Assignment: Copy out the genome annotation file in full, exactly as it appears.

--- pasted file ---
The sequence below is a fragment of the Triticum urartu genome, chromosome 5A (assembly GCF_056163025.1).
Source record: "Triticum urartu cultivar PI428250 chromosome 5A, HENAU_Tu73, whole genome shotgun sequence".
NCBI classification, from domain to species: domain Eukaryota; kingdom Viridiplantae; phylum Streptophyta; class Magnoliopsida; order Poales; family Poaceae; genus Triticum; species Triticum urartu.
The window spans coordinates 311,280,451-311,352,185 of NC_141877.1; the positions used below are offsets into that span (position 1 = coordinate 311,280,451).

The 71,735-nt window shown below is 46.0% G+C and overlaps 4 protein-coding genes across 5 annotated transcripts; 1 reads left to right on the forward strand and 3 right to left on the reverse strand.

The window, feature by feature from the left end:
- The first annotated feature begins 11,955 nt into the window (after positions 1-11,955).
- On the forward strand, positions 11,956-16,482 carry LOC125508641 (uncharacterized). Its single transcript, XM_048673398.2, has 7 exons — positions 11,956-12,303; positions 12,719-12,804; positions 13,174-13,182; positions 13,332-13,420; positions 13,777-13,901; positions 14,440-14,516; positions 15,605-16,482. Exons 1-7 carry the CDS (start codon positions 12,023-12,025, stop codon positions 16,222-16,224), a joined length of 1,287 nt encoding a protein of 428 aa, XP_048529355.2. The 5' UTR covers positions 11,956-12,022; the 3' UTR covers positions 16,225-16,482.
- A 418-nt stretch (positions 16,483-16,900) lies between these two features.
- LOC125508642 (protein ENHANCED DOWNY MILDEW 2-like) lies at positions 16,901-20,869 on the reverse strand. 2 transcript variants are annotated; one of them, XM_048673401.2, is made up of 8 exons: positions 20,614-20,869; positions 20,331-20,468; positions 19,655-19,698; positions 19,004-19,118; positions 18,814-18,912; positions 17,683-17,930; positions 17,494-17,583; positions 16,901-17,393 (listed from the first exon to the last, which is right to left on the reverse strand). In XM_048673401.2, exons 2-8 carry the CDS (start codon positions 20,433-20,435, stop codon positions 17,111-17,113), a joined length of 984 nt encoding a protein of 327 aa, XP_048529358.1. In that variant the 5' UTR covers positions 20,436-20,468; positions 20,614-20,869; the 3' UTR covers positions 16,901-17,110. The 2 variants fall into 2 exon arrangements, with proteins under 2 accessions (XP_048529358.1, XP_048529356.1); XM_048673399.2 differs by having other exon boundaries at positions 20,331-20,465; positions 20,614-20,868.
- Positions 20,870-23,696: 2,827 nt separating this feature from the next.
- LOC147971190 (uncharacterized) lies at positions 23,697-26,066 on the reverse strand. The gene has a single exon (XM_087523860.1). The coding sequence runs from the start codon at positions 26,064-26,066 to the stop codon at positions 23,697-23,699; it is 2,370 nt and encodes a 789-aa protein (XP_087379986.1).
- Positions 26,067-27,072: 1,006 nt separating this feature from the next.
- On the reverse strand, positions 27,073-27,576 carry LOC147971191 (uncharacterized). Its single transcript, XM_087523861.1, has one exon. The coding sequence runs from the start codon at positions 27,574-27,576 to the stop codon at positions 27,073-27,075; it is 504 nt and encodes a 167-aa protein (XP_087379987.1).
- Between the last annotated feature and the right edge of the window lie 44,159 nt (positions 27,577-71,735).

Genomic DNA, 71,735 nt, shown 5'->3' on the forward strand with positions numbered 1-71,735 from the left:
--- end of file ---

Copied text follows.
The sequence below is a fragment of the Triticum urartu genome, chromosome 5A (assembly GCF_056163025.1).
Source record: "Triticum urartu cultivar PI428250 chromosome 5A, HENAU_Tu73, whole genome shotgun sequence".
NCBI classification, from domain to species: domain Eukaryota; kingdom Viridiplantae; phylum Streptophyta; class Magnoliopsida; order Poales; family Poaceae; genus Triticum; species Triticum urartu.
The window spans coordinates 311,280,451-311,352,185 of NC_141877.1; the positions used below are offsets into that span (position 1 = coordinate 311,280,451).

The 71,735-nt window shown below is 46.0% G+C and overlaps 4 protein-coding genes across 5 annotated transcripts; 1 reads left to right on the forward strand and 3 right to left on the reverse strand.

The window, feature by feature from the left end:
- The first annotated feature begins 11,955 nt into the window (after positions 1-11,955).
- On the forward strand, positions 11,956-16,482 carry LOC125508641 (uncharacterized). Its single transcript, XM_048673398.2, has 7 exons — positions 11,956-12,303; positions 12,719-12,804; positions 13,174-13,182; positions 13,332-13,420; positions 13,777-13,901; positions 14,440-14,516; positions 15,605-16,482. Exons 1-7 carry the CDS (start codon positions 12,023-12,025, stop codon positions 16,222-16,224), a joined length of 1,287 nt encoding a protein of 428 aa, XP_048529355.2. The 5' UTR covers positions 11,956-12,022; the 3' UTR covers positions 16,225-16,482.
- A 418-nt stretch (positions 16,483-16,900) lies between these two features.
- LOC125508642 (protein ENHANCED DOWNY MILDEW 2-like) lies at positions 16,901-20,869 on the reverse strand. 2 transcript variants are annotated; one of them, XM_048673401.2, is made up of 8 exons: positions 20,614-20,869; positions 20,331-20,468; positions 19,655-19,698; positions 19,004-19,118; positions 18,814-18,912; positions 17,683-17,930; positions 17,494-17,583; positions 16,901-17,393 (listed from the first exon to the last, which is right to left on the reverse strand). In XM_048673401.2, exons 2-8 carry the CDS (start codon positions 20,433-20,435, stop codon positions 17,111-17,113), a joined length of 984 nt encoding a protein of 327 aa, XP_048529358.1. In that variant the 5' UTR covers positions 20,436-20,468; positions 20,614-20,869; the 3' UTR covers positions 16,901-17,110. The 2 variants fall into 2 exon arrangements, with proteins under 2 accessions (XP_048529358.1, XP_048529356.1); XM_048673399.2 differs by having other exon boundaries at positions 20,331-20,465; positions 20,614-20,868.
- Positions 20,870-23,696: 2,827 nt separating this feature from the next.
- LOC147971190 (uncharacterized) lies at positions 23,697-26,066 on the reverse strand. The gene has a single exon (XM_087523860.1). The coding sequence runs from the start codon at positions 26,064-26,066 to the stop codon at positions 23,697-23,699; it is 2,370 nt and encodes a 789-aa protein (XP_087379986.1).
- Positions 26,067-27,072: 1,006 nt separating this feature from the next.
- On the reverse strand, positions 27,073-27,576 carry LOC147971191 (uncharacterized). Its single transcript, XM_087523861.1, has one exon. The coding sequence runs from the start codon at positions 27,574-27,576 to the stop codon at positions 27,073-27,075; it is 504 nt and encodes a 167-aa protein (XP_087379987.1).
- Between the last annotated feature and the right edge of the window lie 44,159 nt (positions 27,577-71,735).

Genomic DNA, 71,735 nt, shown 5'->3' on the forward strand with positions numbered 1-71,735 from the left: